Around 467 million years ago, something strange happened to our planet. The trilobites, brachiopods, and conodonts that thrived in Earth's oceans started to disappear, replaced by an explosion of invertebrate marine life closer to what we see in our oceans today.
This is known as the Ordovician radiation, and to date, it's the largest known biodiversity increase in Earth's history. Based on the geological and fossil record, scientists have pieced together that it was triggered by a cooling climate as Earth settled into an ice age.
But what triggered the cooling? That's been a matter of debate, but according to new research, we can rule out one potential and perhaps somewhat controversial explanation: space dust.
This dust, according to a 2019 paper, was generated by a collision between two asteroids in the asteroid belt between Mars and Jupiter. The subsequent dust spreading through the Solar System, that paper concluded, could have prevented enough sunlight from reaching Earth to trigger a cooling event.
In a new paper, geologist Jan Audun Rasmussen of Museum Mors in Denmark and colleagues conclude there's just one problem: The start of the Ordovician radiation predates the asteroid collision.
"Our results demonstrate that the period of colder weather and increased biodiversity occurred long before the asteroid explosion and subsequent meteor bombardment – 600,000 years earlier, to be precise," said geologist and paleontologist Nicolas Thibault of the University of Copenhagen in Denmark.
"This proves that these two phenomena cannot be linked."
To get to the bottom of this question, the research team turned to the bottom of the ocean. They made a careful study of fossils from the sedimentary seabed at Steinsodden in Norway, preserved in limestone layers, looking to track and date changes in biodiversity in Earth's ocean during the Ordovician period.
This allowed them to piece together the chain of events of the Ordovician radiation.
"Our study shows that a shift towards a colder climate began exactly 469.2 million years ago," said paleontologist Christian Mac Ørum Rasmussen of the University of Copenhagen. "Two hundred thousand years later, temperatures were even lower and caused ice to form at the then South Pole."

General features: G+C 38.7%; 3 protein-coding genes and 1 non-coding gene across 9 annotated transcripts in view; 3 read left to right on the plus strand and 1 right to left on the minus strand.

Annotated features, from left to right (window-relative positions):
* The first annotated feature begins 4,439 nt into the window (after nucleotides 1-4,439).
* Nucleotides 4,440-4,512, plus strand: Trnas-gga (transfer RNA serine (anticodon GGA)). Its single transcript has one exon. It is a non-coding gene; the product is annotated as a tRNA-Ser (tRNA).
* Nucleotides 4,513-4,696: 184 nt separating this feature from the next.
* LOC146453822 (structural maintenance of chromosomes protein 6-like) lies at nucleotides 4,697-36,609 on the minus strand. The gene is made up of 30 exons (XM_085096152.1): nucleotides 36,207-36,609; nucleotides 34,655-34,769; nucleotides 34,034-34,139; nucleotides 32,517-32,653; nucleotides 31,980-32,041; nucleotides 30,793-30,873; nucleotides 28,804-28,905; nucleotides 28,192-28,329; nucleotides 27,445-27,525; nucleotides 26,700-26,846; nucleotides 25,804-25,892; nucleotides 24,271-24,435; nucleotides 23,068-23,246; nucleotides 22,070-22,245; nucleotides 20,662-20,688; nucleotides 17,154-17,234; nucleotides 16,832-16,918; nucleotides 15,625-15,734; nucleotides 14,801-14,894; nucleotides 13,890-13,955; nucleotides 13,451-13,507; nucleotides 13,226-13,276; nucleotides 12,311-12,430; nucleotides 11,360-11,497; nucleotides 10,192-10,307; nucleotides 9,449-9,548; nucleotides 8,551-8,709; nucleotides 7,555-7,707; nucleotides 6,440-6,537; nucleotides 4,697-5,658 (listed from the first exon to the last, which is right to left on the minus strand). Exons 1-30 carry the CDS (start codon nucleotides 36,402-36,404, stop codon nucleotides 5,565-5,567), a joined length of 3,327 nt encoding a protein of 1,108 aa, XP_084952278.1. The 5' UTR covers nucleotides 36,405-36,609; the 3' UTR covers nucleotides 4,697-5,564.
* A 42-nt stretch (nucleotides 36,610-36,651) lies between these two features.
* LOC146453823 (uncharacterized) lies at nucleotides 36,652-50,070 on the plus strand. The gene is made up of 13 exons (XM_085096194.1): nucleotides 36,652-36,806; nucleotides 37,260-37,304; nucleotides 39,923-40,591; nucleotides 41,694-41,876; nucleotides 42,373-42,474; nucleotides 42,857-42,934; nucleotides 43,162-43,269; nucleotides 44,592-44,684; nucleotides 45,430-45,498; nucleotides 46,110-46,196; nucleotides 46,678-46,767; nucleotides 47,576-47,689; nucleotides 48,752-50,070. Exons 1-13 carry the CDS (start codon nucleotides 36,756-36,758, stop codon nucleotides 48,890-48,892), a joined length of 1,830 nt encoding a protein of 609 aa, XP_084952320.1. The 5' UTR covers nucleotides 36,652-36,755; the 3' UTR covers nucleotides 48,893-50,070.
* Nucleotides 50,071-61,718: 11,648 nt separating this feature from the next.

In fact, the layers reveal that the shift in climate towards cooler temperatures coincided with a change in Earth's orbital eccentricity and axial tilt with respect to the Sun. This is a known phenomenon, and it happens regularly. Each shift takes place over tens of thousands of years, creating glacial and interglacial climate cycles called Milankovitch cycles. (No, these cycles have nothing to do with the current rate of climate change.)
That's not to say that asteroid dust didn't have an effect here on Earth. It was a big kaboom, and its effects are still ongoing today; chunks of it make up around a third of all meteorites falling to Earth today. It's just that the effect was sort of the opposite of what the original paper found, the researchers said.
"Instead of triggering an increase in biodiversity, the cosmic dust from the asteroid's explosion probably acted as a temporary brake on species evolution," Jan Audun Rasmussen said. "The dust blocked sunlight, which impaired most photosynthetic processes – and the living conditions of animals in general, as a result."
More work can help resolve the role of glaciation and Milankovitch cycles in the Ordovician radiation, but ruling out cosmic dust is an important step forward, the researchers said.
"Our study has brought us a step closer to understanding what led to this large increase in biodiversity," Thibault said.
"At the same time, we have also discovered an important piece of the puzzle with regards to how climate affects biodiversity and life on Earth in general. This knowledge will allow us to better prevent the loss of animal and plant diversity in the future."
The research has been published in Nature Communications.